Rig idling near 20-year high, say drillers Offshore operators warn of two-year slowdown in oil industry
Offshore oil drillers have warned that the number of deepwater rigs “stacked” or scrapped is set to hit a two-decade high — and predicted that the industry slump caused by plunging crude prices could last another two years. (…)
Norway’s SeaDrill said on Thursday that the severity of the downturn and extent of oversupply was such that about a quarter of these so-called floaters would come available for hire this year. A third of these were newly built and yet to be delivered, ordered during the oil market boom. (…)
Rates for advanced, deepwater rigs have tumbled from a peak of about $650,000 a day two years ago to $350,000-$400,000 now, with contractors slashing prices in the face of dwindling exploration, some to near break even levels. (…)
European oil majors have slashed their spending for 2015 in response to the plunging oil price, with the average cut in capital expenditure by six of the region’s biggest firms estimated at around 10%.
But despite the budgetary revisions – which, according to Platts, will be a combined $14 billion cut from capital spending this year compared with 2014 – most of the biggest operators in the region expect their oil and gas production to rise in 2015. (…)
US stocks: discount warehouse The discount rate on US equities looks very low
(…) So how low is the discount rate on stocks? Credit Suisse’s HOLT system estimates it starting with current free cash flow for all companies in the US market, then estimates future cash flows on the assumption that cash returns fade towards the cost of capital. Finally they calculate the real discount rate that, given those cash flows, would render the market’s current price. The rate has only been lower than today once since 1976 — in the 2000 tech bubble. Mass hysteria!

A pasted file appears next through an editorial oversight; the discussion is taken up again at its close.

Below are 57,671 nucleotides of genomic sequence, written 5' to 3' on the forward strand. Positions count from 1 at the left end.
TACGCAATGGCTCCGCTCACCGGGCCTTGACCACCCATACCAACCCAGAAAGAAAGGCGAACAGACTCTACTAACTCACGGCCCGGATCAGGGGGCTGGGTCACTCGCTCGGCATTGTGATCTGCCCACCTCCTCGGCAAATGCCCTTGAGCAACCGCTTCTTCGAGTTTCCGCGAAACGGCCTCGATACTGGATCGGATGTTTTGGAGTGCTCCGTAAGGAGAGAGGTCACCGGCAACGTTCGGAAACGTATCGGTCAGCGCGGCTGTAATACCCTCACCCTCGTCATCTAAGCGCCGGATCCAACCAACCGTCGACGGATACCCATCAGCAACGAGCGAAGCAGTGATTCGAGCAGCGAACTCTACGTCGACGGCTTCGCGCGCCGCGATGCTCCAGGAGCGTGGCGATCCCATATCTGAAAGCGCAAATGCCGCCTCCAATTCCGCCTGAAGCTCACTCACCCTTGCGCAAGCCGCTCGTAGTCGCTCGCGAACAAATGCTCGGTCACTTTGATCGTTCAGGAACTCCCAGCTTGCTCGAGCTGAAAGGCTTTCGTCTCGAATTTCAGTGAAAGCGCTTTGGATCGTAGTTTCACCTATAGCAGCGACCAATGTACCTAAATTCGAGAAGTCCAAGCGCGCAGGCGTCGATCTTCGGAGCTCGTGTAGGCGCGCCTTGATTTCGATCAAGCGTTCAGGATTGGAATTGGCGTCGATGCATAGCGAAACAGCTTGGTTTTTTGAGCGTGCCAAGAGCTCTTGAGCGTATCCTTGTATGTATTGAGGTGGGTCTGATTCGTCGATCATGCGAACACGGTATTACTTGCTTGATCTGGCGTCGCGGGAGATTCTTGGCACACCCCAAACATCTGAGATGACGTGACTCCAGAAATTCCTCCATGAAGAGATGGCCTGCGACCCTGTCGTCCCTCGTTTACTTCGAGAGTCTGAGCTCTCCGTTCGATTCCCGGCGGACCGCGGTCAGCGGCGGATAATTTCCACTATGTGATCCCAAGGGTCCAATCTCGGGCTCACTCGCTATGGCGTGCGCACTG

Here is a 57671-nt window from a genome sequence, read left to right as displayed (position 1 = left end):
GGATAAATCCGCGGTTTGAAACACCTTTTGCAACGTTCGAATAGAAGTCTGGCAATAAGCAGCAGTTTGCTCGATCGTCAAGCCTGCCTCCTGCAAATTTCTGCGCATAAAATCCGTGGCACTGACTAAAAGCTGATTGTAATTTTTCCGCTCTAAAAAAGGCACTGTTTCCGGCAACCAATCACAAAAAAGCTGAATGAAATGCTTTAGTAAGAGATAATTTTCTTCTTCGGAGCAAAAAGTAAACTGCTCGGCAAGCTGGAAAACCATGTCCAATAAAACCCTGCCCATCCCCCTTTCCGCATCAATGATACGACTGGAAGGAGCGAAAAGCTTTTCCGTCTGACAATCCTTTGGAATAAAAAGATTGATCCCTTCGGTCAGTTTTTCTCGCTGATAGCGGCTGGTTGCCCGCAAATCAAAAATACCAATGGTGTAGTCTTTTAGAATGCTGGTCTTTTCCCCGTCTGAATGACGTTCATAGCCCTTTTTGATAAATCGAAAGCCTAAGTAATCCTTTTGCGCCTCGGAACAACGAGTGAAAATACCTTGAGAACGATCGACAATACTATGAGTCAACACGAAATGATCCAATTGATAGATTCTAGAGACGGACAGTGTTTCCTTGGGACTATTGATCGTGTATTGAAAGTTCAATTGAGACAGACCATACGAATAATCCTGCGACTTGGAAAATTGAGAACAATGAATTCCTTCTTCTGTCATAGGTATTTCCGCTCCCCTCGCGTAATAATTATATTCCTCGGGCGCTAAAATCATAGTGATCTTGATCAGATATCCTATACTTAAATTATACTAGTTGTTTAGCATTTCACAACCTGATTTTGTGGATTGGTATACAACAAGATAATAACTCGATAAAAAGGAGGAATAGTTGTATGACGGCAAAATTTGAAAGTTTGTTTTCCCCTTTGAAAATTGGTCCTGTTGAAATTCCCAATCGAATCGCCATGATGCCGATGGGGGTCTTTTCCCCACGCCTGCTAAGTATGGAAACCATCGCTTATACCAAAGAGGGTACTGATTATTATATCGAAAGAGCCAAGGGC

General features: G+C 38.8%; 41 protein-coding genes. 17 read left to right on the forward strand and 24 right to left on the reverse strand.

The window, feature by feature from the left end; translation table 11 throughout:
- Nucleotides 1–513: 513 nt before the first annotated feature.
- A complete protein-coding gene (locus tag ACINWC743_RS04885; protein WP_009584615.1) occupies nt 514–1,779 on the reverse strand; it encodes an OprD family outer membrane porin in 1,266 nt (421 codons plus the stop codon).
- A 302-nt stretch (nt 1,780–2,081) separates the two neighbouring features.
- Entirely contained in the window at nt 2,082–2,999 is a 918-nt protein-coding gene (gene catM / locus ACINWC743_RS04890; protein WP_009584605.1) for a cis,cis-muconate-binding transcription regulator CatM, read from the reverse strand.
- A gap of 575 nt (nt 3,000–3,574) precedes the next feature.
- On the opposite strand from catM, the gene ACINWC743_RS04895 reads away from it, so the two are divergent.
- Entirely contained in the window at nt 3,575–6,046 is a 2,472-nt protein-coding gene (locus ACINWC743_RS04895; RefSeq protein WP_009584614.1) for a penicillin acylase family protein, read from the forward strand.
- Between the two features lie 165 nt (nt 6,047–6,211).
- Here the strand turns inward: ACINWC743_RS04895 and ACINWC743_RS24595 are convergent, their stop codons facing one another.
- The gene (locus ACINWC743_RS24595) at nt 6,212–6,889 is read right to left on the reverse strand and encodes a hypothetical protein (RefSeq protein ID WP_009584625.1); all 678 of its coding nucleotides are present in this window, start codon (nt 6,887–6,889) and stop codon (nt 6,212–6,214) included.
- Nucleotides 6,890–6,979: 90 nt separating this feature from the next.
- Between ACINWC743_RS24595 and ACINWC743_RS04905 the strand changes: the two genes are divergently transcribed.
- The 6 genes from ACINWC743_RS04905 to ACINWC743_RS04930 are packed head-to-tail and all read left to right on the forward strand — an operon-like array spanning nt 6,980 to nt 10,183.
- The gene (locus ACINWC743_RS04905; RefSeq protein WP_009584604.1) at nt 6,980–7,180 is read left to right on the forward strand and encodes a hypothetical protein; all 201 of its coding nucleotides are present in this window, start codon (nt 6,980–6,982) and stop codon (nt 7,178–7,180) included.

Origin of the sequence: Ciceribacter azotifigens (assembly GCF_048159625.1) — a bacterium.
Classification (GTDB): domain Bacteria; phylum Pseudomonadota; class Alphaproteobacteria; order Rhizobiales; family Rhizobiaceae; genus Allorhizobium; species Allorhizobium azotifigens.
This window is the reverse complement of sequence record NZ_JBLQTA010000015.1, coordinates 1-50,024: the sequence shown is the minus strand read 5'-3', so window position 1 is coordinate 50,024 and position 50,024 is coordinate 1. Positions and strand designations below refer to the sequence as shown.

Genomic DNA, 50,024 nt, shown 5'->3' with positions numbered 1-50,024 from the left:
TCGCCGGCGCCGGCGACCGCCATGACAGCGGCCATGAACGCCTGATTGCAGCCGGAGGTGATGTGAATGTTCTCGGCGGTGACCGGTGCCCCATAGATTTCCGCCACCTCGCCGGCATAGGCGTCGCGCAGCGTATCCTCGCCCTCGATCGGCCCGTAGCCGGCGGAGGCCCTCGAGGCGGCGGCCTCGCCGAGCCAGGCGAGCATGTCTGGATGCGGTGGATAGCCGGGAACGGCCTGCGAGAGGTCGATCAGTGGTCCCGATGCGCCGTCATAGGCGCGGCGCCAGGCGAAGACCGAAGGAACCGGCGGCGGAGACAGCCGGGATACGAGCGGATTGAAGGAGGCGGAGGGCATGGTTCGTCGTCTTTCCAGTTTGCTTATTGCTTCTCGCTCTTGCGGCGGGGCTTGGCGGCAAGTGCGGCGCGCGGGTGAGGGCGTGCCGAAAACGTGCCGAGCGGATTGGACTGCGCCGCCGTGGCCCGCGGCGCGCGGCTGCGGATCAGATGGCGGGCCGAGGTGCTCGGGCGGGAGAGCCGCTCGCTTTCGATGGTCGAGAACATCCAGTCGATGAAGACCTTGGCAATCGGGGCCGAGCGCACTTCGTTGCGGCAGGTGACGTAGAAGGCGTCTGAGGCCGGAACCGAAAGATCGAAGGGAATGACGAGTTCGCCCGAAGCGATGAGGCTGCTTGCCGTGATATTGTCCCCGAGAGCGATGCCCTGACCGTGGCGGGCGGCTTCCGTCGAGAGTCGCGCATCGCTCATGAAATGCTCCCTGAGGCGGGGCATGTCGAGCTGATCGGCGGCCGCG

The good news for investors who have waited 15 years for the Nasdaq Composite Index to get back to its 2000 record is that analysts don’t see it stopping there.
Flirting with 5,000 and within 65 points of reclaiming the bubble peak, the Nasdaq will climb 8.6 percent to 5,415 in the next 12 months, according to analyst price targets compiled by Bloomberg. Such a rally would outpace projected gains in the Standard & Poor’s 500 Index and buck up anyone who’s sat through a pair of two-term presidencies hoping to get back to even. (…)
“With the Nasdaq breaking through an all-time high possibly soon, we’re going to see the psychological effect on the retail investor coming back to the market and trying to make money.” (…)
The Nasdaq Composite trades at 30 times earnings, versus a multiple of 175 in March 2000. Among the biggest companies tracked by the Nasdaq 100 Index, the top 10 best performers since 2013, including Netflix Inc. and Facebook Inc., are valued at an average 51 times profit. (…)
An 18 percent jump in Apple accounts for the most of the index’s advance so far this year, followed by Amazon.com, which is up 24 percent. Biogen Idec Inc. and Gilead Sciences Inc., with gains topping 10 percent, are the next biggest contributors. All together, they account for almost half of the Nasdaq’s increase.